Armenian Christmas pudding (Anushabur)

January 7, 2018  • 

Anushabur is the name of a wheat berries and dried fruits (and nuts) pudding from the Armenian tradition for Christmas and the New Year. My darling online friend Sylva Titizian sent me her detailed recipe and I am sharing it now, slightly adapted.

Anushabur, as Sylva says, means “sweet porridge”; she mentions that it always has to be on a Christmas or New Year table.

Wheat berries for all peoples of the Levant are a symbol of celebration, harvest, and abundance (versus famine).


Happy New Year!

Armenian Christmas Pudding (Anushabur)

8 servings

Prep Time: 15 minutes

Cook Time: 2 hours

Passive Time: 2 hours

Ingredients

  • 1 lb (450 g) hulled wheat berries
  • 8 oz white granulated sugar (can substitute honey, maple syrup or molasses to taste)
  • 1 cup each of dried apricots, golden raisins, walnuts and blanched almonds
  • 1 cup pomegranate arils (optional, but recommended)
  • 1 teaspoon orange blossom water or rose water (optional)

Instructions

  1. Soak wheat berries in water the day before.
  2. Drain and add more water then simmer gently over low heat till they burst
  3. Add the sugar or molasses to taste
  4. Add the dried fruits and nuts.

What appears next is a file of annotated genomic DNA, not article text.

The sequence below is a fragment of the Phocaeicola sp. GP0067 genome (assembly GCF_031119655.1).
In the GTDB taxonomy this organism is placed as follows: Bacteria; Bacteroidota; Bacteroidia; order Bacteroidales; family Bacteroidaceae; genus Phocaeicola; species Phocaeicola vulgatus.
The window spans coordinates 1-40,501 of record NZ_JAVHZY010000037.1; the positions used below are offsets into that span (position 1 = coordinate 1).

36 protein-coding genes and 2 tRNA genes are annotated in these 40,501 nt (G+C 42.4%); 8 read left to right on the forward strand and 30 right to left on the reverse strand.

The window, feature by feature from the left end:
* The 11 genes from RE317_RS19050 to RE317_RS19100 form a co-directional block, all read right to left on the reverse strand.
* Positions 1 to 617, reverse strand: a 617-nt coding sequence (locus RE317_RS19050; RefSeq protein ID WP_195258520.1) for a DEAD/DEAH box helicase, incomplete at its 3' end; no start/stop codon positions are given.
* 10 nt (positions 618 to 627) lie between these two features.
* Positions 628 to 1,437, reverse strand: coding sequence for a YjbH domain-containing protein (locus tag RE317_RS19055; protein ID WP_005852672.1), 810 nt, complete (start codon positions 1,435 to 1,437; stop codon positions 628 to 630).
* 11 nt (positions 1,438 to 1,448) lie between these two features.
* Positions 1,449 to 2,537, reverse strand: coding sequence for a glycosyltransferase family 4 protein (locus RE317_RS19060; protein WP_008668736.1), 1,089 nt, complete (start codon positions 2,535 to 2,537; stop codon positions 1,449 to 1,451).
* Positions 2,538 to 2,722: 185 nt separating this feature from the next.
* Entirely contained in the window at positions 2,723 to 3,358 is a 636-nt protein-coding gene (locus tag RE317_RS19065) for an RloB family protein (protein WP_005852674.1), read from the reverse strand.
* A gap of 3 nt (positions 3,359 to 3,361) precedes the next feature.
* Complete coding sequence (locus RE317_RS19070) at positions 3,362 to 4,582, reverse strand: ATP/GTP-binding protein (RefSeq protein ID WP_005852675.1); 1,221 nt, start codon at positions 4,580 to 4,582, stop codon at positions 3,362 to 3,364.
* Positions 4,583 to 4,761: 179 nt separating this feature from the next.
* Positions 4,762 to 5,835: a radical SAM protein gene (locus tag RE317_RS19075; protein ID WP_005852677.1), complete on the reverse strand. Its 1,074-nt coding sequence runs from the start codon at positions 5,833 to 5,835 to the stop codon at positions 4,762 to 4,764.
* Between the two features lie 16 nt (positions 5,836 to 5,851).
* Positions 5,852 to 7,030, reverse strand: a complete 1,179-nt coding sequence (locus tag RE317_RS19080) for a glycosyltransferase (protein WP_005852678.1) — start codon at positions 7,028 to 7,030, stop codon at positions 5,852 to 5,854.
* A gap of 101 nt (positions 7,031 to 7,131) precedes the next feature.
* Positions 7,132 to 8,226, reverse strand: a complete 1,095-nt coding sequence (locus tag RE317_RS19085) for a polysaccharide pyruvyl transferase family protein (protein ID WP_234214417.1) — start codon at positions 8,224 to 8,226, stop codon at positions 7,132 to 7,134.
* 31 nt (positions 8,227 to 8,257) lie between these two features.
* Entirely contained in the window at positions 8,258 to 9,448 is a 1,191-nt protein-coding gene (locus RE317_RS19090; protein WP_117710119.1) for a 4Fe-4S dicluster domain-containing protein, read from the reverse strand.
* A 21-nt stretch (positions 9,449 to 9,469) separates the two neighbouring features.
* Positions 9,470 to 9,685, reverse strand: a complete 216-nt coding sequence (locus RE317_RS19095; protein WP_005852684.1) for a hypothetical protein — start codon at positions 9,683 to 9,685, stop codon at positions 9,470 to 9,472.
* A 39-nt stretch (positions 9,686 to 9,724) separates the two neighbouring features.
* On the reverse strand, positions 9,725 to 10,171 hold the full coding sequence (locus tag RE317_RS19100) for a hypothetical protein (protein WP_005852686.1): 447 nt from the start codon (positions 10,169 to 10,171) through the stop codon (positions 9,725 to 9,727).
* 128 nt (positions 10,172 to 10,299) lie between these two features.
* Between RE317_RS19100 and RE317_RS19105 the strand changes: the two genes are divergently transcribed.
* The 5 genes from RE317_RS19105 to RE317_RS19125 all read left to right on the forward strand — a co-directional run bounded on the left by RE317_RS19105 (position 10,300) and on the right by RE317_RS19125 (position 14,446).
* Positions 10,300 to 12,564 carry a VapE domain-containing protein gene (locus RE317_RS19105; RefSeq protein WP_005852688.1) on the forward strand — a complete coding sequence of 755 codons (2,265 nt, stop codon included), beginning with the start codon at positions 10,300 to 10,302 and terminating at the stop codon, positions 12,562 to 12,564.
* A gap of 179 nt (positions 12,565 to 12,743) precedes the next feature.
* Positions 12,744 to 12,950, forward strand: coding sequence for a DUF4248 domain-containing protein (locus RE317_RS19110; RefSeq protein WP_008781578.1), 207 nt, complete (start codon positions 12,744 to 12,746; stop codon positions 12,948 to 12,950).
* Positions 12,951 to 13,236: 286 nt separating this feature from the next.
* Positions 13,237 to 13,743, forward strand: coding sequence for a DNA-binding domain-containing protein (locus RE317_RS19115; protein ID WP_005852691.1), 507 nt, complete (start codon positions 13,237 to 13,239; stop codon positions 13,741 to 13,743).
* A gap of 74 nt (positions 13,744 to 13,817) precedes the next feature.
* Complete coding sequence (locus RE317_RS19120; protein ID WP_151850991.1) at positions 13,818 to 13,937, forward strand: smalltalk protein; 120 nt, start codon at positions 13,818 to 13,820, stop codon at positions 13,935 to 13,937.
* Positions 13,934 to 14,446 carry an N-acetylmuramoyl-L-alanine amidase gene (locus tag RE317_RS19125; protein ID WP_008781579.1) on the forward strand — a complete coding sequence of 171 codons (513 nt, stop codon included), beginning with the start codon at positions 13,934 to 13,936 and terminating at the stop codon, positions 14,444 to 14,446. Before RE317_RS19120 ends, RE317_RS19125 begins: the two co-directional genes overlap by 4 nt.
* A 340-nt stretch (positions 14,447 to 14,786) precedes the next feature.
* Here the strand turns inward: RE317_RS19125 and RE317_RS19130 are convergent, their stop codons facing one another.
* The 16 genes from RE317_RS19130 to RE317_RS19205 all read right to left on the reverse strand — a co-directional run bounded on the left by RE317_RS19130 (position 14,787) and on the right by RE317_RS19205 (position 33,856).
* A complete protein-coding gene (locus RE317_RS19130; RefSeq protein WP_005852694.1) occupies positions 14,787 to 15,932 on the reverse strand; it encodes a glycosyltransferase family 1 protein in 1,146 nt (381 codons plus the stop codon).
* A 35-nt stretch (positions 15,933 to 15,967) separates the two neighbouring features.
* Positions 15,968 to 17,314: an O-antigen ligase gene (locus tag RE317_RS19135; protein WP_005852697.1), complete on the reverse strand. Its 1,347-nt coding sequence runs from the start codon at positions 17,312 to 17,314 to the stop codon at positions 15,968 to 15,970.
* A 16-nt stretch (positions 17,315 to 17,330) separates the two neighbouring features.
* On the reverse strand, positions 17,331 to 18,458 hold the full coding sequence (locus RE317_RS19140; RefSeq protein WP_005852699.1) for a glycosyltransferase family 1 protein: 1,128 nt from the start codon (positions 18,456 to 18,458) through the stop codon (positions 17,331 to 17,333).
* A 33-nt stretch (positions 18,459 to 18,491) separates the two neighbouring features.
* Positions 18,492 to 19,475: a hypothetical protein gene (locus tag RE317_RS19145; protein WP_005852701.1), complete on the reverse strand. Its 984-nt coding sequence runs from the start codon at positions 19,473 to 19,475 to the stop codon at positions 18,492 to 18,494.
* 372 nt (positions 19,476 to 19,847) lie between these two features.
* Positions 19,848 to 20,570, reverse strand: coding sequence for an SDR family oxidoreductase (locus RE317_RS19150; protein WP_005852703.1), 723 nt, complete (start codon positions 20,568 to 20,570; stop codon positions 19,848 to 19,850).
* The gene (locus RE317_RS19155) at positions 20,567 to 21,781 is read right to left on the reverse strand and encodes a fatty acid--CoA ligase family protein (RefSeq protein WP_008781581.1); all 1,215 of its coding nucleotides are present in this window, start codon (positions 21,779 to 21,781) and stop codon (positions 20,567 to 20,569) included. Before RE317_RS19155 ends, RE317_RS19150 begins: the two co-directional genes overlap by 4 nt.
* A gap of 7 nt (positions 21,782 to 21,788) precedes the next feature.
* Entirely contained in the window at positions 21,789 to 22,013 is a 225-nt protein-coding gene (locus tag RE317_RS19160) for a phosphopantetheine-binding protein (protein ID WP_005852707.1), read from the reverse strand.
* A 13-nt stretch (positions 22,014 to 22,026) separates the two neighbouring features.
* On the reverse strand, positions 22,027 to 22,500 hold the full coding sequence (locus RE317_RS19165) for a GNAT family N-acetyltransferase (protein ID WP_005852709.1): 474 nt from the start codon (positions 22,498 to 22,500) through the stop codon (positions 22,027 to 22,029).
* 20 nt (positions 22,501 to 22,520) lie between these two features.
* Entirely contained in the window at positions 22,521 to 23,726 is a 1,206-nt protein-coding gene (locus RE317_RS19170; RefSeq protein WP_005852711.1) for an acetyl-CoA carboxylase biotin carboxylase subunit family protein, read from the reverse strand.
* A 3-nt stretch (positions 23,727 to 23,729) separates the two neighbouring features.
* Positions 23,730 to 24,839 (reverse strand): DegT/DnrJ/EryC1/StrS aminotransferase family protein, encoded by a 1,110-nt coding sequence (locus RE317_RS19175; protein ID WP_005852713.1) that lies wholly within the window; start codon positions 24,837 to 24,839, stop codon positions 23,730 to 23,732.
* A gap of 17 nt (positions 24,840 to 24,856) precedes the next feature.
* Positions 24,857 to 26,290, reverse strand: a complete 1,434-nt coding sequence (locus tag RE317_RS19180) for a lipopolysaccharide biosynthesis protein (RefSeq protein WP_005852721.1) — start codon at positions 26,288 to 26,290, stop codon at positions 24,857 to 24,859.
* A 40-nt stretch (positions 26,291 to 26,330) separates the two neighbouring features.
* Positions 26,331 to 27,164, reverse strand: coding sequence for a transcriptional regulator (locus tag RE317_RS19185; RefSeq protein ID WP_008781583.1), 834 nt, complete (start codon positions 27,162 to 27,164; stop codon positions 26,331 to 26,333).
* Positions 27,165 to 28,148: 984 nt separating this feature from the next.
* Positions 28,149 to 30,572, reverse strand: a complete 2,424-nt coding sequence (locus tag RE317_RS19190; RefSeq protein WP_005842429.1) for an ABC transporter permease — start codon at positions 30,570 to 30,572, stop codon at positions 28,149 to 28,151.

5. Simmer a few more minutes, add the rose or orange blossom water  then cool. Cover and keep in the fridge till serving time
  6. Serve with additional fruits and nuts and pomegranate garnish in a large bowl. 

Recipe Notes

Sylva's recipe used 1 kg (about 2 lbs) of wheat and 750g. (1 3/4 lb) of sugar. I prefer to sweeten it to taste and use molasses or honey or (better) maple syrup.

I always soak and drain the nuts prior to using in any cooking. Soaking and draining them ensures that they are clean and free of toxins.



Hello! All photos and content are copyright protected. Please do not use our photos without prior written permission. If you wish to republish this recipe, please rewrite the recipe in your own unique words and link back to the source recipe here on tasteofbeirut.com. Thank you!

Comments

9 Comments  •  Comments Feed

  1. Bougainvillean says:

    Merry Christmas to all!
    Thank you for this interesting dish. I think I may prepare it for our next weekend’s family breakfast. It is packed full of nutrients and very colourful.

  2. Kata Vuletić says:

    What a nice little treat! I like it very much. Merry Christmas!

  3. Srour says:

    Beautiful
    My grandmother (from Aleppo) used to make Sliha, which is pretty much the same
    I like it with pine nuts, pistachios, cinnamon and anise seeds

  4. marlene says:

    je suis toujours fascinee par les histoires qui accompagnent vos recettes. ca me fait toujours sourire et ca me rend nostalgique ! grand respect a l’effort que vous faites pour garder le meme niveau

  5. Eve Bark says:

    Please sign me up for your lovely blog which to my delight I’ve just discovered!
    Cheers,
    Ève Granger Bark

Add a Comment